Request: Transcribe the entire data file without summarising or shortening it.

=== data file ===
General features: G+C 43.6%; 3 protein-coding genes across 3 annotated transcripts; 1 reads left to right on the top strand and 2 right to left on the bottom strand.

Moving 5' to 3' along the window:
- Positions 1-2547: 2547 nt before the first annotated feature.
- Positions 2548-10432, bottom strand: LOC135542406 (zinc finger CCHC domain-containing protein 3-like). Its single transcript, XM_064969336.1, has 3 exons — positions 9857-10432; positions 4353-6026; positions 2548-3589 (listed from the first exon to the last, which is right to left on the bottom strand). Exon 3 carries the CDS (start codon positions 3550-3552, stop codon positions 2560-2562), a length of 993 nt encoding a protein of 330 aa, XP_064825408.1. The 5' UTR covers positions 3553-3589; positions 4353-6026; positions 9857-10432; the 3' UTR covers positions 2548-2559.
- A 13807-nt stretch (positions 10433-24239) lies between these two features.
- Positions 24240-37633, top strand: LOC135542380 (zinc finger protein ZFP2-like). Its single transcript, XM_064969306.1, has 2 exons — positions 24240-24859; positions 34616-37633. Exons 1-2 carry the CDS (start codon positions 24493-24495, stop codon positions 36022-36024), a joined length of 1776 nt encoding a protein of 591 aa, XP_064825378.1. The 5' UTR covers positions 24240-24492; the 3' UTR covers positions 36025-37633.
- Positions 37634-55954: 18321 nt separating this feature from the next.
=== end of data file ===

General features: G+C 43.6%; 3 protein-coding genes across 3 annotated transcripts; 1 reads left to right on the top strand and 2 right to left on the bottom strand.

Moving 5' to 3' along the window:
- Positions 1-2547: 2547 nt before the first annotated feature.
- Positions 2548-10432, bottom strand: LOC135542406 (zinc finger CCHC domain-containing protein 3-like). Its single transcript, XM_064969336.1, has 3 exons — positions 9857-10432; positions 4353-6026; positions 2548-3589 (listed from the first exon to the last, which is right to left on the bottom strand). Exon 3 carries the CDS (start codon positions 3550-3552, stop codon positions 2560-2562), a length of 993 nt encoding a protein of 330 aa, XP_064825408.1. The 5' UTR covers positions 3553-3589; positions 4353-6026; positions 9857-10432; the 3' UTR covers positions 2548-2559.
- A 13807-nt stretch (positions 10433-24239) lies between these two features.
- Positions 24240-37633, top strand: LOC135542380 (zinc finger protein ZFP2-like). Its single transcript, XM_064969306.1, has 2 exons — positions 24240-24859; positions 34616-37633. Exons 1-2 carry the CDS (start codon positions 24493-24495, stop codon positions 36022-36024), a joined length of 1776 nt encoding a protein of 591 aa, XP_064825378.1. The 5' UTR covers positions 24240-24492; the 3' UTR covers positions 36025-37633.
- Positions 37634-55954: 18321 nt separating this feature from the next.